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Herodian's Roman History


Marcus Aurelius. Equestrian statue on the Capitol, Rome. Photo Marco Prins.
Herodian (late second, first half third century): Greek historian, author of a History of the Roman Empire since the Death of Marcus Aurelius (table of contents) in which he describes the reign of Commodus (180-192), the Year of the Five Emperors (193), the age of the Severan dynasty (211-235), and the Year of the Six Emperors (238).

The translation was made by Edward C. Echols (Herodian of Antioch's History of the Roman Empire, 1961 Berkeley and Los Angeles) and was put online for the first time by Roger Pearse (Tertullian.Org). The version offered on these pages is hyperlinked and contains notes by Jona Lendering.
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Bust of Septimius Severus. Archaeological Museum of Thessaloniki (Greece). Photo Marco Prins.
Bust of Septimius Severus (Archaeological Museum of Thessaloniki)

2.11: Severus' march on Rome

[April 193] Without delay and waste of time, Severus ordered them to get ready only as much gear as each could conveniently carry, and announced his decision to depart for Rome. He distributed money to the troops and issued supplies for the journey. With prodigious effort, he sped on his way, stopping nowhere and allowing no time for rest except for the brief periods necessary to enable the soldiers to recover from the rigorous march.

He shared personally in their hardships, sleeping in an ordinary army tent and eating and drinking whatever was available to all; on no occasion did he make use of imperial luxuries or comforts. As a result, he enjoyed even greater popularity among the troops; respecting him not only for sharing their hardships but also for overcoming all difficulties, they carried out his orders with enthusiasm.

After crossing Pannonia, Severus came to the mountains of Italy; outstripping the news of his approach, he appeared in person to the people there before they had heard that he was emperor or that he was on his way to Rome. The cities of Italy regarded the approach of this formidable army with apprehension. The men of Italy, long unused to arms and war, were devoted to farming and peaceful pursuits.

As long as Roman affairs were governed by republican principles and the senate selected the generals who took charge of military affairs, all the Italians were under arms, and controlled the lands and the seas, waging wars with Greeks and barbarians. There was no place on earth, no place under heaven, to which the Romans did not extend the borders of their empire.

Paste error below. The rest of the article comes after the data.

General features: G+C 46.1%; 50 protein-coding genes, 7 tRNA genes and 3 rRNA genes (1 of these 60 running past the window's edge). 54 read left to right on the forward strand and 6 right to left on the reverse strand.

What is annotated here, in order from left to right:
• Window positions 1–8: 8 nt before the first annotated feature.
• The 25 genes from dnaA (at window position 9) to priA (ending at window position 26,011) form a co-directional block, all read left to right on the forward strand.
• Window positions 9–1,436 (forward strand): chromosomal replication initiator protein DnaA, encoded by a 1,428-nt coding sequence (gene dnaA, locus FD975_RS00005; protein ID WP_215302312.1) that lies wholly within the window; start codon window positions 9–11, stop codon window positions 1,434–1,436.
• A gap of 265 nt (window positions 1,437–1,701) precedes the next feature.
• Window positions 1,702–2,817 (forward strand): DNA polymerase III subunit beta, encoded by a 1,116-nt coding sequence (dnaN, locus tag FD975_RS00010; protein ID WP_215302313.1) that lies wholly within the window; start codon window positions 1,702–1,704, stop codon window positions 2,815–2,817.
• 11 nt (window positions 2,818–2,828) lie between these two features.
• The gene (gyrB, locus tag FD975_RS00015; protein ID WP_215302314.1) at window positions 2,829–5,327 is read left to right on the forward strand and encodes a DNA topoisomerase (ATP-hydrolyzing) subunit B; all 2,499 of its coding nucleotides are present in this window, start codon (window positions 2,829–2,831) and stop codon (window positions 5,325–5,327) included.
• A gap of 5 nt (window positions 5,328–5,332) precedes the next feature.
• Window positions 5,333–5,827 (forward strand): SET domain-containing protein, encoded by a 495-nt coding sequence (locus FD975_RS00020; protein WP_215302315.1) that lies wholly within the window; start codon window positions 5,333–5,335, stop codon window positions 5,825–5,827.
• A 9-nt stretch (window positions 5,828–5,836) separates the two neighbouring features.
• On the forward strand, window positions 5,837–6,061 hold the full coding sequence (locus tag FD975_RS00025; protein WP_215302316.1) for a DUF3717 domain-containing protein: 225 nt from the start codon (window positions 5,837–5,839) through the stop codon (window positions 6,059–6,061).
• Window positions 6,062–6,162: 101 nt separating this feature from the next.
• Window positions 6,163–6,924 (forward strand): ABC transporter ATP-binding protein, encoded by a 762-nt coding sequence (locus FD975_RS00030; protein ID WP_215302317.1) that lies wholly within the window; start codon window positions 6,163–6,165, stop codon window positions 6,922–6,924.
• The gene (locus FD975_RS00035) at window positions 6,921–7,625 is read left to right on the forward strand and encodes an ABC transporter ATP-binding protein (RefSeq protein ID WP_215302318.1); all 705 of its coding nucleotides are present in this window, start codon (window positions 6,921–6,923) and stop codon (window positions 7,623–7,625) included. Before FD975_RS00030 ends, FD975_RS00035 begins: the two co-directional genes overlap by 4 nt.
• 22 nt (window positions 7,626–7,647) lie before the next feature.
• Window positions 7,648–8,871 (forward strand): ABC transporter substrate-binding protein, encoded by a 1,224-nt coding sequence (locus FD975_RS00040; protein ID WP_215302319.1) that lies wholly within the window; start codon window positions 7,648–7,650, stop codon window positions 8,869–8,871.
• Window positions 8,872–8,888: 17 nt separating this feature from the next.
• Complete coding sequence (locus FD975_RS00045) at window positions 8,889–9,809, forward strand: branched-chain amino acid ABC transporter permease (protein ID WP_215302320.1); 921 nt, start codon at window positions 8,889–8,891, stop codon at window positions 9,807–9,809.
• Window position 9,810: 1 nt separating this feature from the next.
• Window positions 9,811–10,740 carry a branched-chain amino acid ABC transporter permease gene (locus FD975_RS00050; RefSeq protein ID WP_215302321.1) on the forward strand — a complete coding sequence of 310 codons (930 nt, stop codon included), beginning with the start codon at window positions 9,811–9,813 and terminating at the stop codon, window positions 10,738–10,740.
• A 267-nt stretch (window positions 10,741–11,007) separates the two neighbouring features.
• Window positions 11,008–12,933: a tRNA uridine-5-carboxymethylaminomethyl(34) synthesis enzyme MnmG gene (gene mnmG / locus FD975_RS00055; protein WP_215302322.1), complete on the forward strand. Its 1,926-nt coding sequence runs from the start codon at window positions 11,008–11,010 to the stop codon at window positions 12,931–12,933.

From the time when Augustus assumed control of the government, however, the princeps freed the Italians from the necessity of working and of bearing arms; establishing forts and camps for the defense of the empire, he stationed mercenaries in these to serve as a defensive bulwark on the frontiers. The empire was further protected by great barriers of rivers and mountains and impassable deserts.

When the people of Italy learned that Severus was approaching with a huge army, they were understandably dismayed by the unexpectedness of this development. Not daring to oppose him or try to stop him, they took up laurel branches and went out to meet him, welcoming him with open gates. Delaying only to secure good omens and say a few words to the people, Severus hurried on to Rome.

When these developments were reported to Julianus, he was in despair because of what he had heard about the size and the power of the army of Illyricum, because of his lack of faith in the Roman people, who hated him, and because of his lack of confidence in the praetorians, whom he had swindled. Still, he collected his own money and that of his friends, appropriated what was left in the public and temple treasuries, and undertook to distribute this sum among the praetorians in an effort to purchase their good will.

But in spite of the fact that they received large amounts of money, the praetorians were in no way grateful to the emperor; they felt that he was not giving them a bonus but only paying them what he owed them.

Although his friends advised him to lead out the army and seize the passes of the Alps, Julianus did nothing. The Alps are very tall mountains - there are none like them in our part of the world; they surround Italy like a wall and are her first line of defense. This is yet another piece of good fortune which Nature has provided the Italians, an impregnable barrier across their entire northern frontier, for the Alps extend unbroken from the Tyrrhenian to the Adriatic Sea.

But Julianus, as I have said, did not dare to venture forth from Rome. He did, however, send a message to the praetorians, begging them to take up arms, practice their drills, and dig trenches to defend the city. In the city he made what preparations he could for the battle with Severus. All the elephants used by the Romans in parades were trained to carry men and towers on their backs. It was hoped that the elephants would terrify the troops from Illyricum and stampede the enemy cavalry when these huge beasts, which the horses had never seen before, appeared on the field. The whole city was training in arms and preparing for battle.



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Online 2007
Revision: 29 June 2007
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